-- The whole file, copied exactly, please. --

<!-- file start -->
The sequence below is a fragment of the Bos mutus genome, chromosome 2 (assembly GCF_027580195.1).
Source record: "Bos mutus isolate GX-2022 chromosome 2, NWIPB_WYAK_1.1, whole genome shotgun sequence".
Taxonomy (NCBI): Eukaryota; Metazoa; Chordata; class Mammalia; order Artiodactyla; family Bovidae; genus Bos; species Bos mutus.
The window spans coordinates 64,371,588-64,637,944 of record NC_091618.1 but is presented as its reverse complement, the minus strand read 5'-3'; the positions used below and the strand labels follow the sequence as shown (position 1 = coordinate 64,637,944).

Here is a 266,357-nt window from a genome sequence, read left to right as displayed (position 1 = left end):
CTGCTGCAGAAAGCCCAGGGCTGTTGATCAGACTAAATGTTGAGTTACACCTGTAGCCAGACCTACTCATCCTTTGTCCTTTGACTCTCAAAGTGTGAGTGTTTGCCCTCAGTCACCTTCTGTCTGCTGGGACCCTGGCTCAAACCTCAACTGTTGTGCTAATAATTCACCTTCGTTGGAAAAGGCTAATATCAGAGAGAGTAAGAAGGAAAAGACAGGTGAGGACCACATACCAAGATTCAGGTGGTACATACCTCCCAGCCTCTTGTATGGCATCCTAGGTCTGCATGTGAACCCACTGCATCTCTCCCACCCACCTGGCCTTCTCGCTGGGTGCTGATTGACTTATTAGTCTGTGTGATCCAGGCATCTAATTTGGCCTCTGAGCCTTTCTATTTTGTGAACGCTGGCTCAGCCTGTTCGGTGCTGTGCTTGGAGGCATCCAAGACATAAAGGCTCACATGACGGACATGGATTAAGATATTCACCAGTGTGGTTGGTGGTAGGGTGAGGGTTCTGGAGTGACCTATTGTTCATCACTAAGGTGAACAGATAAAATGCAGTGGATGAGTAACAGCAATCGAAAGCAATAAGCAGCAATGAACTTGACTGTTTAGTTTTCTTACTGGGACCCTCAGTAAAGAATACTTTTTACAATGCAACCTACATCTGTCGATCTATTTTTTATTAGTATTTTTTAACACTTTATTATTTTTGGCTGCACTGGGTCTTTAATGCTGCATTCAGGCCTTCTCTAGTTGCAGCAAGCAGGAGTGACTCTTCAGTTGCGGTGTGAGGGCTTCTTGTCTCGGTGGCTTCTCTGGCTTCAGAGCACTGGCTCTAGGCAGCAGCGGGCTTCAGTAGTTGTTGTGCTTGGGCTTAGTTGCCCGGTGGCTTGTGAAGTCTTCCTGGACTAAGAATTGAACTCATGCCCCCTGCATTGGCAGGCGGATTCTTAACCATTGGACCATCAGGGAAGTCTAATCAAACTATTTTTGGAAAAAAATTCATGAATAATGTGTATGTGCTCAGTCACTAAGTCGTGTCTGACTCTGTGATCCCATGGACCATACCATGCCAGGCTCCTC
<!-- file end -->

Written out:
The sequence below is a fragment of the Bos mutus genome, chromosome 2 (assembly GCF_027580195.1).
Source record: "Bos mutus isolate GX-2022 chromosome 2, NWIPB_WYAK_1.1, whole genome shotgun sequence".
Taxonomy (NCBI): Eukaryota; Metazoa; Chordata; class Mammalia; order Artiodactyla; family Bovidae; genus Bos; species Bos mutus.
The window spans coordinates 64,371,588-64,637,944 of record NC_091618.1 but is presented as its reverse complement, the minus strand read 5'-3'; the positions used below and the strand labels follow the sequence as shown (position 1 = coordinate 64,637,944).

Here is a 266,357-nt window from a genome sequence, read left to right as displayed (position 1 = left end):
CTGCTGCAGAAAGCCCAGGGCTGTTGATCAGACTAAATGTTGAGTTACACCTGTAGCCAGACCTACTCATCCTTTGTCCTTTGACTCTCAAAGTGTGAGTGTTTGCCCTCAGTCACCTTCTGTCTGCTGGGACCCTGGCTCAAACCTCAACTGTTGTGCTAATAATTCACCTTCGTTGGAAAAGGCTAATATCAGAGAGAGTAAGAAGGAAAAGACAGGTGAGGACCACATACCAAGATTCAGGTGGTACATACCTCCCAGCCTCTTGTATGGCATCCTAGGTCTGCATGTGAACCCACTGCATCTCTCCCACCCACCTGGCCTTCTCGCTGGGTGCTGATTGACTTATTAGTCTGTGTGATCCAGGCATCTAATTTGGCCTCTGAGCCTTTCTATTTTGTGAACGCTGGCTCAGCCTGTTCGGTGCTGTGCTTGGAGGCATCCAAGACATAAAGGCTCACATGACGGACATGGATTAAGATATTCACCAGTGTGGTTGGTGGTAGGGTGAGGGTTCTGGAGTGACCTATTGTTCATCACTAAGGTGAACAGATAAAATGCAGTGGATGAGTAACAGCAATCGAAAGCAATAAGCAGCAATGAACTTGACTGTTTAGTTTTCTTACTGGGACCCTCAGTAAAGAATACTTTTTACAATGCAACCTACATCTGTCGATCTATTTTTTATTAGTATTTTTTAACACTTTATTATTTTTGGCTGCACTGGGTCTTTAATGCTGCATTCAGGCCTTCTCTAGTTGCAGCAAGCAGGAGTGACTCTTCAGTTGCGGTGTGAGGGCTTCTTGTCTCGGTGGCTTCTCTGGCTTCAGAGCACTGGCTCTAGGCAGCAGCGGGCTTCAGTAGTTGTTGTGCTTGGGCTTAGTTGCCCGGTGGCTTGTGAAGTCTTCCTGGACTAAGAATTGAACTCATGCCCCCTGCATTGGCAGGCGGATTCTTAACCATTGGACCATCAGGGAAGTCTAATCAAACTATTTTTGGAAAAAAATTCATGAATAATGTGTATGTGCTCAGTCACTAAGTCGTGTCTGACTCTGTGATCCCATGGACCATACCATGCCAGGCTCCTC